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A data-driven method to reduce the impact of region size on degree metrics in voxel-wise functional brain networks.

Liu C, Tian X - Front Neurol (2014)

Bottom Line: In this study, we designed a data-driven method to reduce this impact of the region size in degree metrics by (1) disregarding all self-connections among voxels within the same region and (2) regulating connections from voxels of other regions by the sizes of those regions.In addition, our modified method improved test-retest reliability of degree metrics as well as the sensitivity in group-statistic comparisons.As a promising new tool, our method may reveal network properties that better represent true brain architecture without compromising its data-driven advantage.

View Article: PubMed Central - PubMed

Affiliation: Queensland Brain Institute, The University of Queensland , St Lucia, QLD , Australia.

ABSTRACT
Degree, which is the number of connections incident upon a node, measures the relative importance of the node within a network. By computing degree metrics in voxel-wise functional brain networks, many studies performed high-resolution mapping of brain network hubs using resting-state functional magnetic resonance imaging. Despite its extensive applications, defining nodes as voxels without considering the different sizes of brain regions may result in a network where the degree cannot accurately represent the importance of nodes. In this study, we designed a data-driven method to reduce this impact of the region size in degree metrics by (1) disregarding all self-connections among voxels within the same region and (2) regulating connections from voxels of other regions by the sizes of those regions. The modified method that we proposed allowed direct evaluation of the impact of the region size, showing that traditional degree metrics overestimated the degree of previous identified hubs in humans, including the visual cortex, precuneus/posterior cingulate cortex, and posterior parietal cortex, and underestimated the degree of regions including the insular cortex, anterior cingulate cortex, parahippocampus, sensory and motor cortex, and supplementary motor area. However, the locations of prominent hubs were stable even after correcting the impact. These findings were robust under different connectivity thresholds, degree metrics, data-preprocessing procedures, and datasets. In addition, our modified method improved test-retest reliability of degree metrics as well as the sensitivity in group-statistic comparisons. As a promising new tool, our method may reveal network properties that better represent true brain architecture without compromising its data-driven advantage.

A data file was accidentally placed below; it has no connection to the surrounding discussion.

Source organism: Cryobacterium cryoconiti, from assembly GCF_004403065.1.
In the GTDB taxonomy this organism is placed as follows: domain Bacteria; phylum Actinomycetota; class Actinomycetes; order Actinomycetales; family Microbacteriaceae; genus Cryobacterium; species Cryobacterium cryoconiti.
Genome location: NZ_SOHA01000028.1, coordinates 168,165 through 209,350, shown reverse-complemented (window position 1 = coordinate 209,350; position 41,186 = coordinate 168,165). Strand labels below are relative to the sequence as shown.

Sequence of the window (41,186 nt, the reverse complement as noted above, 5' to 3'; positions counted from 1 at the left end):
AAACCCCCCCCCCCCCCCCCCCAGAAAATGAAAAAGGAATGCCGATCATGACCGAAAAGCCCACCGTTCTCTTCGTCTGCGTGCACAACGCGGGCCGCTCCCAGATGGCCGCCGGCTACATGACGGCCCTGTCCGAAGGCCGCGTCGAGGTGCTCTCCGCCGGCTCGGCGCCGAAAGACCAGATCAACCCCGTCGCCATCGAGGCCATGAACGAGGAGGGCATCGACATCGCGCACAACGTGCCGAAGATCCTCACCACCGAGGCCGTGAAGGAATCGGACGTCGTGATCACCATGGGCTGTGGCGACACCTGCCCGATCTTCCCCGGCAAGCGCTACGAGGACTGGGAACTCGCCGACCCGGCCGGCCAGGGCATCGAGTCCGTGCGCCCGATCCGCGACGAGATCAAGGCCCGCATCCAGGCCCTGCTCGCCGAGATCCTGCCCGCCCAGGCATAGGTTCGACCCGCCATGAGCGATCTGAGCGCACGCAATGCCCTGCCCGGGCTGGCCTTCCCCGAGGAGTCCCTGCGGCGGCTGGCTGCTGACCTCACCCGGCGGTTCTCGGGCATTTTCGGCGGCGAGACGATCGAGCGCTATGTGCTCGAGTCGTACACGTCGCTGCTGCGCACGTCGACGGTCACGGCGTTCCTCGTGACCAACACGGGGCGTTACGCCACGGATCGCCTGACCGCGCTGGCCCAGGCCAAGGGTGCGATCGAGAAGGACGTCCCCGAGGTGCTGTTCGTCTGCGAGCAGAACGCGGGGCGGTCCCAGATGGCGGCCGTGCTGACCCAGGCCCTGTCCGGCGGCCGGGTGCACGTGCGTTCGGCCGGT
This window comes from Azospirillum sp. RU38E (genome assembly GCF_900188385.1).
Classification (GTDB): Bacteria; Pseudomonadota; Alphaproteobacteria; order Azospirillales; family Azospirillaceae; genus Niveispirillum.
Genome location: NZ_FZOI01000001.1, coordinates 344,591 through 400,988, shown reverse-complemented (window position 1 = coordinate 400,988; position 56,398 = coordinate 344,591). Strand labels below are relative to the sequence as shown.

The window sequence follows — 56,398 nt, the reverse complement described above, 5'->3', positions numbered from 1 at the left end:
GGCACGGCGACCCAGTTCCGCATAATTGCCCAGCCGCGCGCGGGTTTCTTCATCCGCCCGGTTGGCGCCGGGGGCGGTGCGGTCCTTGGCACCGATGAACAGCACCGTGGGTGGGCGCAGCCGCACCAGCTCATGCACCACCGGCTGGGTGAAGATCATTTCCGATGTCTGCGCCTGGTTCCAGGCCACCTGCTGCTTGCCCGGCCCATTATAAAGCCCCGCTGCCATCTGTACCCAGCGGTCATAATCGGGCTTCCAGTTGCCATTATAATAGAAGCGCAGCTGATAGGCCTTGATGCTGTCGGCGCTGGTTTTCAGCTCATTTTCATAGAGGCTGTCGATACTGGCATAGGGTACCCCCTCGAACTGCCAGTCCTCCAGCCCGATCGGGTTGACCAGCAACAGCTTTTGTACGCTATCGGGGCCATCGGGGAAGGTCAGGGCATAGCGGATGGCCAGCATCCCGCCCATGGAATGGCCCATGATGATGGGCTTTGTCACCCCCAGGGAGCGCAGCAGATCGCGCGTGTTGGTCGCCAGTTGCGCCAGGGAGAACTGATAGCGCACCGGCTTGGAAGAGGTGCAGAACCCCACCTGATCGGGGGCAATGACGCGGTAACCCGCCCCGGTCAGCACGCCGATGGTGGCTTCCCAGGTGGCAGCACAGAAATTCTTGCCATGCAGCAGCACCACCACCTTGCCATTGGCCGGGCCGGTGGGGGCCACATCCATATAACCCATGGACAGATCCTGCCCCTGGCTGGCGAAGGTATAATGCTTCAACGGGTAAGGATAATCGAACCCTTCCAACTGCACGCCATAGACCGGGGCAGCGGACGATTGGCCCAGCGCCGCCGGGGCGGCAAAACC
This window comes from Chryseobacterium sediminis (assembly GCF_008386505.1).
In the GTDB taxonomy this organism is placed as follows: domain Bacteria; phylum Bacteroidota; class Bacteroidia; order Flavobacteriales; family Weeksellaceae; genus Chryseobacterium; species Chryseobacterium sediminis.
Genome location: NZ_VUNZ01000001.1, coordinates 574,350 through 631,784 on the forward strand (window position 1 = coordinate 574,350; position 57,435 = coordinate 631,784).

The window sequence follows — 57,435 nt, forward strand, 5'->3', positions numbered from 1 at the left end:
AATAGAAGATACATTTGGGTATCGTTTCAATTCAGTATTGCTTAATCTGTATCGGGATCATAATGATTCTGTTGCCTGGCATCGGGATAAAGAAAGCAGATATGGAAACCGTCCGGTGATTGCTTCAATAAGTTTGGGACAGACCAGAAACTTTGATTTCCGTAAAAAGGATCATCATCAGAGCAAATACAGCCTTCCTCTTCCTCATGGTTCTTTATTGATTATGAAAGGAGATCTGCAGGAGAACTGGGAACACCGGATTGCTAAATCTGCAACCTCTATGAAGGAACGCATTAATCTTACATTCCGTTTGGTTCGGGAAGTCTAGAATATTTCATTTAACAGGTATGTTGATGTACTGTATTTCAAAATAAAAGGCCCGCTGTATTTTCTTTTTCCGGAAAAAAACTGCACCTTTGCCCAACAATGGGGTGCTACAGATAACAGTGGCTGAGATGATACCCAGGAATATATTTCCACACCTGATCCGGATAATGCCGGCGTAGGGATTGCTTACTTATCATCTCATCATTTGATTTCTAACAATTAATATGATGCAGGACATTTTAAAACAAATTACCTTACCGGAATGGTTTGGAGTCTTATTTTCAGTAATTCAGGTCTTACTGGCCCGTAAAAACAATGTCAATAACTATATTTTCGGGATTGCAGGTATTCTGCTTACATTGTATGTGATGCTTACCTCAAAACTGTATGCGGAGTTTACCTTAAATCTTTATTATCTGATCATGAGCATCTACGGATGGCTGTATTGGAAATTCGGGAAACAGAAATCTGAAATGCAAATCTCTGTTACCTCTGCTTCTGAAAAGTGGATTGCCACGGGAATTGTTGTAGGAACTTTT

No MeSH data available.


Evaluation of adaptive thresholds is shown. (A) Correlation distribution of all nearest neighbors to their target voxels before and after two-step filtering. (B) Adaptive thresholds based on temporal and spatial correlation of three scans. Bars represent mean ± SEM, ***p < 0.001.
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Figure 4: Evaluation of adaptive thresholds is shown. (A) Correlation distribution of all nearest neighbors to their target voxels before and after two-step filtering. (B) Adaptive thresholds based on temporal and spatial correlation of three scans. Bars represent mean ± SEM, ***p < 0.001.

Mentions: Figure 4A shows the temporal correlation distribution of all nearest neighbors to their target voxels of one subject. The right tail of the distribution contains high correlations from highly homogeneous functional regions. These high correlations should be preserved for the estimation of Ta because they represent the correlations from the same functional regions. On the contrary, the left tail contains negative and low correlations, which should be excluded for the estimation of Ta, because they may represent voxels located near the boundary of functional regions, but not in the same region as the target voxel. The first filtering eliminates all negative and most low correlations (shown in purple in Figure 4A), and the second filtering further reduces the number of low correlations and increases the value of Ta.